On 6 July 1999, the Hassan Feridoun name was published in The Herald of Scotland, among the GCU graduates.
In 2014, 15 years later, Lady Catherine Ashton, EU’s Foreign Minister, visits Tehran, and Rouhani is the president. The Iranian politico-religious gang indecently criticised her for meeting with those who survived the July 1999 bloodshed but later were condemned as criminals and had their lives ruined. Hassan Rouhani aka Hassan Feridon seems to have not learned everlasting lessons in human rights and freedom of expression from his GCU times.(Cf:July 1999_protests_THR)
Between 1999 and June 2013, Feridoun was GCU’s forgotten alumnus. Then Hassan Rouhani became the president of Iran, and it was revealed that Rouhani had enrolled and studied under a different name, using his family name of Feridoun.
This use of his previous name only added to some of the confusion around his studies in Scotland. Interestingly, his PhD cannot be downloaded from EThOS.
If the university sources finally cleared up the facts that Rouhani did indeed attend and graduate during the 1990s, more doubt was cast up when it was later claimed that sections of Rouhani’s thesis plagiarised. Only sections of the 500 page thesis were available in electronic form.
Plagiarist and Phoney Democrat
In his official biography, Hassan Rouhani claims to have published in Farsi, Arabic, and English a total of more than 100 books (at least 20) and papers (at least 80), while supervising some 700 important scientific studies. A breathtaking achievement that merits a reward; a verse of Ferdowsi on lies.
All of the controversies surrounding Rouhani’s education were quick to disappear, yet almost every Western article regarding his election was quick to mention his Western education.
In his visit to World Economic Forum, Davos, Switzerland, in 2014, Dr Rouhani, the Hojat-ol-Eslam va Moslemin, his official title, was received with unctuous courtesy by the hosts and the journalists. It was as if Western education would instantly back up his reformist claims and boost his ties with the West. This is a trait that is shared by many in his government, which boasts several members who graduated from US universities together with other Western institutions. It seems like great propaganda to have so many Western-educated members of Rouhani’s government following the hard-line approach to the West taken by his predecessor, a fact which has been much repeated in the global media.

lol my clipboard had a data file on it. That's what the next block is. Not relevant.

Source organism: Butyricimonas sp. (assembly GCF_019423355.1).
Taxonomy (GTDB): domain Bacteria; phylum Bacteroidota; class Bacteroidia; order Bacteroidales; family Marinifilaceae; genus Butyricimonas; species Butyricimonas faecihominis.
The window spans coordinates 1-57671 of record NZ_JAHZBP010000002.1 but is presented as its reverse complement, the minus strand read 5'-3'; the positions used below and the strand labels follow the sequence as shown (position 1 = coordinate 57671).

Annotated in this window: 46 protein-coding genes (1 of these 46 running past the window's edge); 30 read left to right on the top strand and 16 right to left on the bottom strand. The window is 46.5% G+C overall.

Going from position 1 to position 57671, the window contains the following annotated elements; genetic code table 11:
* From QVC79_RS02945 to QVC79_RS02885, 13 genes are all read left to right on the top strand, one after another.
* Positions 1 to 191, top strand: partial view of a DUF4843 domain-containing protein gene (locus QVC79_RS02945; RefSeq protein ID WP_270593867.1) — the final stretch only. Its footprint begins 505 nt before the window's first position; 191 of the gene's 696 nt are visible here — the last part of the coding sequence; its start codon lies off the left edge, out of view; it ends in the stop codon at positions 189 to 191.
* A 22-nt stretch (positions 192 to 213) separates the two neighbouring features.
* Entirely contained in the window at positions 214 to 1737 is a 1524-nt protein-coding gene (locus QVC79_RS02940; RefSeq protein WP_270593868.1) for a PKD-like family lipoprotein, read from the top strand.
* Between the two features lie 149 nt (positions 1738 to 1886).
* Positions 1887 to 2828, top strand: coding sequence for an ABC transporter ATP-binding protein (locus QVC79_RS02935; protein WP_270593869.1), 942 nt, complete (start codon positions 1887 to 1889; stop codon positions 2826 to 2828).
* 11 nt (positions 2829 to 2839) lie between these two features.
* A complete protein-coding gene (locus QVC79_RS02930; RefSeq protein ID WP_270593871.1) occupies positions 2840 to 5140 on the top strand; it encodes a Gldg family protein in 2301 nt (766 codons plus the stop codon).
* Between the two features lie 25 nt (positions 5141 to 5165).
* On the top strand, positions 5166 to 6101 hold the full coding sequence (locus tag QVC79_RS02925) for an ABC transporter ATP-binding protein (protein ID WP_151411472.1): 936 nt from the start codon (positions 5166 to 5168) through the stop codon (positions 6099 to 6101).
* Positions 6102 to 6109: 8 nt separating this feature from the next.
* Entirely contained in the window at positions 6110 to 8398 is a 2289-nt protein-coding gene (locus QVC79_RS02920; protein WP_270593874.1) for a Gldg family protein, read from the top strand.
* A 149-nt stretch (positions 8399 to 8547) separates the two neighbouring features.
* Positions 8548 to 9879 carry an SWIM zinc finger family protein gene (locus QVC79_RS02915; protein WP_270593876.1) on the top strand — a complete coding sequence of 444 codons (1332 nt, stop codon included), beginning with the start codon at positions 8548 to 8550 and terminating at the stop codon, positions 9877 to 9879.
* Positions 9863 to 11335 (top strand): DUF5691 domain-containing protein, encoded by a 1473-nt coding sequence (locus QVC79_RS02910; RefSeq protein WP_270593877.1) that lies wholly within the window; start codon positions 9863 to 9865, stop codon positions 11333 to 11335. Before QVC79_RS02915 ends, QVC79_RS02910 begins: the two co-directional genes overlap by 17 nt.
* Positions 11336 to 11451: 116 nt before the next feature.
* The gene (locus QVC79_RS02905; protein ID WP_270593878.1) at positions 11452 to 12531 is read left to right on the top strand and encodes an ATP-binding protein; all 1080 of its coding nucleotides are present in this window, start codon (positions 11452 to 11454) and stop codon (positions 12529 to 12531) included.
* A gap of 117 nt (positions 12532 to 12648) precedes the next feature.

Once more the voters were conned by the rascals, the ayatollahs, and the Supreme Leader, Ali Khamenei.
However, no matter how much foreign education the Iranian government has within its ranks it can do nothing to stop the fact that absolute power continues to rest with the Supreme Leader Ali Khamenei and his cronies. Certainly, until something is done to combat his unchallenged rule, all the education in the world cannot save Iran from the destructive path it finds itself on.
Post Scriptum: Our deepest respect and gratitude to our correspondents and readers, Iranian and British. They helped us in documenting and in writing this paper.
Albertine Ahmadi, September 2014.